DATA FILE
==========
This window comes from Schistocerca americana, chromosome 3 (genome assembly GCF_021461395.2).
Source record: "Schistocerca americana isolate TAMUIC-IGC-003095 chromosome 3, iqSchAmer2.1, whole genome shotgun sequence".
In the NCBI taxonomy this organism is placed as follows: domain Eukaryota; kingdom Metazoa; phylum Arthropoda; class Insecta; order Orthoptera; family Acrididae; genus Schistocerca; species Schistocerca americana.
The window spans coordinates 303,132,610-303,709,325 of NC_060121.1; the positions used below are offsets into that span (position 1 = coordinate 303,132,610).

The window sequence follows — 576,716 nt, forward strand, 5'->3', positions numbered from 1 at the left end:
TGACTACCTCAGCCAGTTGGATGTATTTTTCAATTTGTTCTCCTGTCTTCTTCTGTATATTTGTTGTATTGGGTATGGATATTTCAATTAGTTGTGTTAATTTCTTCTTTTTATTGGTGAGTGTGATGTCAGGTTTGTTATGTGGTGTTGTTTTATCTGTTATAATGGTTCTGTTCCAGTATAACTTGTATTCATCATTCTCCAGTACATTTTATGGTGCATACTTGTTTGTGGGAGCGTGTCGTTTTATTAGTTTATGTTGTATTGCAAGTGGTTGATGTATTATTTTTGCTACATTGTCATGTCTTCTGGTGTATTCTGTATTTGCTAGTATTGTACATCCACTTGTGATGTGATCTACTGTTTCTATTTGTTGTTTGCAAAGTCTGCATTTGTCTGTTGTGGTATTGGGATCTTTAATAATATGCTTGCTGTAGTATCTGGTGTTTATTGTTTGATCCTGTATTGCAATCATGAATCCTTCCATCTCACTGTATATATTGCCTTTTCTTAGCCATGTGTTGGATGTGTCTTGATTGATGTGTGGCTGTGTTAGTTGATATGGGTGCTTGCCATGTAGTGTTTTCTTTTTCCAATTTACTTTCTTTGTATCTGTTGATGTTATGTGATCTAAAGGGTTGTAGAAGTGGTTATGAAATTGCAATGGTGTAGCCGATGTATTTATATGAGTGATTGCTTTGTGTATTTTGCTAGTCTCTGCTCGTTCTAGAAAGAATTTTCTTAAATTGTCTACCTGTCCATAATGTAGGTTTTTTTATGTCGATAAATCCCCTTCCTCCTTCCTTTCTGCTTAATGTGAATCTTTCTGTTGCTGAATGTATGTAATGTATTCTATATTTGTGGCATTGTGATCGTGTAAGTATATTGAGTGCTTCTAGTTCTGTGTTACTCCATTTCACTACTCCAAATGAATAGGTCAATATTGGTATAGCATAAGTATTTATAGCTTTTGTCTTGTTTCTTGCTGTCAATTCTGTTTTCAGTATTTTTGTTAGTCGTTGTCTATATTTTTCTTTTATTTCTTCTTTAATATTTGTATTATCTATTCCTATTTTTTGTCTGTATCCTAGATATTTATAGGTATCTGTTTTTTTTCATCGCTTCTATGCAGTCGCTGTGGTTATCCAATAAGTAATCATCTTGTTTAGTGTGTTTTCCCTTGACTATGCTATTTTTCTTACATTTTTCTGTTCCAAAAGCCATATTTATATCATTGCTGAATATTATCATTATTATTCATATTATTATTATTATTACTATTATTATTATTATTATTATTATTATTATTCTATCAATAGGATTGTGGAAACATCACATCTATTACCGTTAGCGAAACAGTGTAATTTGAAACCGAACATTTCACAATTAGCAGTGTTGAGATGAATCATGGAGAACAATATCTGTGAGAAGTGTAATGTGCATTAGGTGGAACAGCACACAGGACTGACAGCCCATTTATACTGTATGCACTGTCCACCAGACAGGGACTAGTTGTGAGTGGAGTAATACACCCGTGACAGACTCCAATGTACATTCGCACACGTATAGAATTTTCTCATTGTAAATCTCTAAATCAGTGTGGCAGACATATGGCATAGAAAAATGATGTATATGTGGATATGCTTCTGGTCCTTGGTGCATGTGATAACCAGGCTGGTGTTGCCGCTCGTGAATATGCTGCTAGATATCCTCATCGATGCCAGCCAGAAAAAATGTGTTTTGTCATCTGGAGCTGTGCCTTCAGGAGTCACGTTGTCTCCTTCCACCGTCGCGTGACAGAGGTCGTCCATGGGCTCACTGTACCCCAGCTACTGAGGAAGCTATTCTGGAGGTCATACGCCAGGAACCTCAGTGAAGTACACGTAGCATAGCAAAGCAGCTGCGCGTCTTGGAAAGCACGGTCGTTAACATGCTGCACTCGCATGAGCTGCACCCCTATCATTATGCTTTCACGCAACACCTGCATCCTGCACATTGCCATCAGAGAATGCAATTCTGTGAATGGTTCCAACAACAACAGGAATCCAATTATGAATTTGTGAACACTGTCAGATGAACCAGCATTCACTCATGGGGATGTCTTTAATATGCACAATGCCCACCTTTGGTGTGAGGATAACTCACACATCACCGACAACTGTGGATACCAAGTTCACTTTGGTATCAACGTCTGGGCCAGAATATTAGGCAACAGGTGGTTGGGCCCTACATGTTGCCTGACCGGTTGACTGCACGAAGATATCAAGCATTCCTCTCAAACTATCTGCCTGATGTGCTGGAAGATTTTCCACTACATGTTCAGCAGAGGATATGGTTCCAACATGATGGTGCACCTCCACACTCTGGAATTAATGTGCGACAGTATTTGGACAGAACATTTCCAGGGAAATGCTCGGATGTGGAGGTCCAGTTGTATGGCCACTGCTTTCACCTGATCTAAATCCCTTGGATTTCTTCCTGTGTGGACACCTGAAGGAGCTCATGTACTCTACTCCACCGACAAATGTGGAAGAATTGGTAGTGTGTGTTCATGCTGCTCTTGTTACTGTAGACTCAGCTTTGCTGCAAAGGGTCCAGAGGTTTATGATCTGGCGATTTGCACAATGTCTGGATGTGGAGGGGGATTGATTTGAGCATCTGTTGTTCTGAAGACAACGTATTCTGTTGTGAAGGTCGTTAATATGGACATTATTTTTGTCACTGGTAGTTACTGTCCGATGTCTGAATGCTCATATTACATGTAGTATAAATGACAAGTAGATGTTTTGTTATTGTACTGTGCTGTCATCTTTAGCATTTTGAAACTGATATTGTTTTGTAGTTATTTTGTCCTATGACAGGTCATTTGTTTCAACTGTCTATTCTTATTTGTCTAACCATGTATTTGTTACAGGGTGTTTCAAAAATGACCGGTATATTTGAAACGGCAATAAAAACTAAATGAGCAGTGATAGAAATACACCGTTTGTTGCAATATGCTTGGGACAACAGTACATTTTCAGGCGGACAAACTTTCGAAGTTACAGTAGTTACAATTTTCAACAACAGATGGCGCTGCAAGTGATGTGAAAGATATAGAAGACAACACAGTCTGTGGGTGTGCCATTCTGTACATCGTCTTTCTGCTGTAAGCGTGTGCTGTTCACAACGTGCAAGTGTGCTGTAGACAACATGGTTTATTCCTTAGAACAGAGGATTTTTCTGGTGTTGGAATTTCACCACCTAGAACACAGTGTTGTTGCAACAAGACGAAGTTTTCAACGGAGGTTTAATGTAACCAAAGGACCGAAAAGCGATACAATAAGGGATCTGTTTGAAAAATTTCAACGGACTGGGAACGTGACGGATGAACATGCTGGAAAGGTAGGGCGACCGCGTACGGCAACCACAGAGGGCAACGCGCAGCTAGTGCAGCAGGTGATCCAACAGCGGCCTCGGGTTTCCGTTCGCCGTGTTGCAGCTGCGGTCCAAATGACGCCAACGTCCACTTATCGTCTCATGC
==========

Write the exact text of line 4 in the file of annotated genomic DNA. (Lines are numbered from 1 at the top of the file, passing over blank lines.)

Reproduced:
The window spans coordinates 303,132,610-303,709,325 of NC_060121.1; the positions used below are offsets into that span (position 1 = coordinate 303,132,610).